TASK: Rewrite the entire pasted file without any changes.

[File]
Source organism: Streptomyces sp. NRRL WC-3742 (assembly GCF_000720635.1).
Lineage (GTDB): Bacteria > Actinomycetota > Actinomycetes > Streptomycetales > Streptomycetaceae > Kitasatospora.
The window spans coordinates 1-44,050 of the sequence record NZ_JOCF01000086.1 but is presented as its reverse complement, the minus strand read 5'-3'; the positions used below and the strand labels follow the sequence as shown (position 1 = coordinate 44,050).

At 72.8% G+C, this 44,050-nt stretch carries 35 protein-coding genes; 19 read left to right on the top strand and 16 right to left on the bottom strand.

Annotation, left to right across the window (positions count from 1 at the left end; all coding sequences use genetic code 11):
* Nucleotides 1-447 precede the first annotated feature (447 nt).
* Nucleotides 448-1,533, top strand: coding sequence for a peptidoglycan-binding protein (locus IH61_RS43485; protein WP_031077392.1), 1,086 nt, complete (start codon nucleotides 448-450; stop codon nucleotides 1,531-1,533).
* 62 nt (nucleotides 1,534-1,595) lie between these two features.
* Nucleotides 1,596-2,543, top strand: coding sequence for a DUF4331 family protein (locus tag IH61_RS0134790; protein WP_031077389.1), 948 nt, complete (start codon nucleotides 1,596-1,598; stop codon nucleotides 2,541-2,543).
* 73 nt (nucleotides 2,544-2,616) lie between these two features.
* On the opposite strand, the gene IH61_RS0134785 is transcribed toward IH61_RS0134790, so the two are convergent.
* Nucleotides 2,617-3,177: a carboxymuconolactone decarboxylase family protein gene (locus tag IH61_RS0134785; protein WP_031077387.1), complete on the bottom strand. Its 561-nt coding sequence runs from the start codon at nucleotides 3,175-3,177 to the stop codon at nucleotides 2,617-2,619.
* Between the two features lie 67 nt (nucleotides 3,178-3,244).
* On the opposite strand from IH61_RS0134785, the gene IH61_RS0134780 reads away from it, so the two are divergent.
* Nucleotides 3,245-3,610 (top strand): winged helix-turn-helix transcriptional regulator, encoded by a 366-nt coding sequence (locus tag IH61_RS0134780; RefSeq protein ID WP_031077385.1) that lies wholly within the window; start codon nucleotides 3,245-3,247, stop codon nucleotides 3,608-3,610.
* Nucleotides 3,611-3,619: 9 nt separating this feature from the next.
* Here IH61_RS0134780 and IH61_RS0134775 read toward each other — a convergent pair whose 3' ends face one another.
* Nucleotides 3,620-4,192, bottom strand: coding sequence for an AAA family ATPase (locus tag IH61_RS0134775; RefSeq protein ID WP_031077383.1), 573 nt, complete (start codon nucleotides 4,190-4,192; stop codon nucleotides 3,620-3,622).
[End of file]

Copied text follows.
Source organism: Streptomyces sp. NRRL WC-3742 (assembly GCF_000720635.1).
Lineage (GTDB): Bacteria > Actinomycetota > Actinomycetes > Streptomycetales > Streptomycetaceae > Kitasatospora.
The window spans coordinates 1-44,050 of the sequence record NZ_JOCF01000086.1 but is presented as its reverse complement, the minus strand read 5'-3'; the positions used below and the strand labels follow the sequence as shown (position 1 = coordinate 44,050).

At 72.8% G+C, this 44,050-nt stretch carries 35 protein-coding genes; 19 read left to right on the top strand and 16 right to left on the bottom strand.

Annotation, left to right across the window (positions count from 1 at the left end; all coding sequences use genetic code 11):
* Nucleotides 1-447 precede the first annotated feature (447 nt).
* Nucleotides 448-1,533, top strand: coding sequence for a peptidoglycan-binding protein (locus IH61_RS43485; protein WP_031077392.1), 1,086 nt, complete (start codon nucleotides 448-450; stop codon nucleotides 1,531-1,533).
* 62 nt (nucleotides 1,534-1,595) lie between these two features.
* Nucleotides 1,596-2,543, top strand: coding sequence for a DUF4331 family protein (locus tag IH61_RS0134790; protein WP_031077389.1), 948 nt, complete (start codon nucleotides 1,596-1,598; stop codon nucleotides 2,541-2,543).
* 73 nt (nucleotides 2,544-2,616) lie between these two features.
* On the opposite strand, the gene IH61_RS0134785 is transcribed toward IH61_RS0134790, so the two are convergent.
* Nucleotides 2,617-3,177: a carboxymuconolactone decarboxylase family protein gene (locus tag IH61_RS0134785; protein WP_031077387.1), complete on the bottom strand. Its 561-nt coding sequence runs from the start codon at nucleotides 3,175-3,177 to the stop codon at nucleotides 2,617-2,619.
* Between the two features lie 67 nt (nucleotides 3,178-3,244).
* On the opposite strand from IH61_RS0134785, the gene IH61_RS0134780 reads away from it, so the two are divergent.
* Nucleotides 3,245-3,610 (top strand): winged helix-turn-helix transcriptional regulator, encoded by a 366-nt coding sequence (locus tag IH61_RS0134780; RefSeq protein ID WP_031077385.1) that lies wholly within the window; start codon nucleotides 3,245-3,247, stop codon nucleotides 3,608-3,610.
* Nucleotides 3,611-3,619: 9 nt separating this feature from the next.
* Here IH61_RS0134780 and IH61_RS0134775 read toward each other — a convergent pair whose 3' ends face one another.
* Nucleotides 3,620-4,192, bottom strand: coding sequence for an AAA family ATPase (locus tag IH61_RS0134775; RefSeq protein ID WP_031077383.1), 573 nt, complete (start codon nucleotides 4,190-4,192; stop codon nucleotides 3,620-3,622).